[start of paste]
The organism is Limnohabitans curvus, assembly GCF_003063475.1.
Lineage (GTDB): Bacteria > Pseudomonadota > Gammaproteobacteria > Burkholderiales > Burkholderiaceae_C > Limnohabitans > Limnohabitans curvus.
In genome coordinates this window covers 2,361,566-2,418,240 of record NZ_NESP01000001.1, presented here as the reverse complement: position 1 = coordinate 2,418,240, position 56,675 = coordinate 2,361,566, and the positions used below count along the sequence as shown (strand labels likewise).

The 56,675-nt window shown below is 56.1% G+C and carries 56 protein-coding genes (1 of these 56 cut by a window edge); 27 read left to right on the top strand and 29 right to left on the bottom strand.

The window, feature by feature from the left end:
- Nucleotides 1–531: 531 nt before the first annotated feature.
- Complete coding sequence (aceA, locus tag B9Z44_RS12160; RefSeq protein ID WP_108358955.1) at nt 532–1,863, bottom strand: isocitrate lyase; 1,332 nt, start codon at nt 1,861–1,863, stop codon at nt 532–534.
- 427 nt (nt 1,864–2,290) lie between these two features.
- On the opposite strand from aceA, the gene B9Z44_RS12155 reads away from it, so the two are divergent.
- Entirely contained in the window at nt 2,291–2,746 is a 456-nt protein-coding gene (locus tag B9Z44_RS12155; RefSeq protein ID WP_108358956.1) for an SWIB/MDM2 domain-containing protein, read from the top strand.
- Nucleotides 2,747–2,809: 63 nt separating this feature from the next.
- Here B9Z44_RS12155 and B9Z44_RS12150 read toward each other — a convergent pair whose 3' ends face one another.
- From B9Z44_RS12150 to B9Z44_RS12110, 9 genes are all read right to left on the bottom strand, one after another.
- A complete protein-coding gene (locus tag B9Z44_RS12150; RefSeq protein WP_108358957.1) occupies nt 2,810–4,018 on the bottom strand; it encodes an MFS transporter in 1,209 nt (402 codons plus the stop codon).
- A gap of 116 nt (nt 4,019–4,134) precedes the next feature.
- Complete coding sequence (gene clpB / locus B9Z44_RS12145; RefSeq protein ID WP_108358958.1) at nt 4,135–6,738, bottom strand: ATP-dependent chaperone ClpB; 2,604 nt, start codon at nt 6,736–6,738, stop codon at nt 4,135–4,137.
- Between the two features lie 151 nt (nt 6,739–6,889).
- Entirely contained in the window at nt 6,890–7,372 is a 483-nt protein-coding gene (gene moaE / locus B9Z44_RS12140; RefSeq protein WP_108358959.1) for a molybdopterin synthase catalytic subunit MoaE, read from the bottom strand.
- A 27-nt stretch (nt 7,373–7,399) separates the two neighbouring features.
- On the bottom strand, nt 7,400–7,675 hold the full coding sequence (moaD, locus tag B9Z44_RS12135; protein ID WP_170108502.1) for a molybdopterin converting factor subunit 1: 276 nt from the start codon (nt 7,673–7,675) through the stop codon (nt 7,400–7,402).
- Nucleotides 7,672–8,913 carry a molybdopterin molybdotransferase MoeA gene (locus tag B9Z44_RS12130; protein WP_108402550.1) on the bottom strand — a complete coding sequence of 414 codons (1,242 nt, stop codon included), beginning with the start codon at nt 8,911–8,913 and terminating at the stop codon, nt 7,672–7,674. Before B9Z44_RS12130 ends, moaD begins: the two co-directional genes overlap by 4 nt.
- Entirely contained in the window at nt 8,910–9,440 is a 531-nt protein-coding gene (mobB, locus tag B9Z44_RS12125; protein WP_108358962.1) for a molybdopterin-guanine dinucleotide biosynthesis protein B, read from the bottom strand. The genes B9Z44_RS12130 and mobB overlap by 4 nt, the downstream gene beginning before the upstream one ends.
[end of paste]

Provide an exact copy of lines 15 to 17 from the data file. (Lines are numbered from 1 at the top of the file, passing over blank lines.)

- A gap of 116 nt (nt 4,019–4,134) precedes the next feature.
- Complete coding sequence (gene clpB / locus B9Z44_RS12145; RefSeq protein ID WP_108358958.1) at nt 4,135–6,738, bottom strand: ATP-dependent chaperone ClpB; 2,604 nt, start codon at nt 6,736–6,738, stop codon at nt 4,135–4,137.
- Between the two features lie 151 nt (nt 6,739–6,889).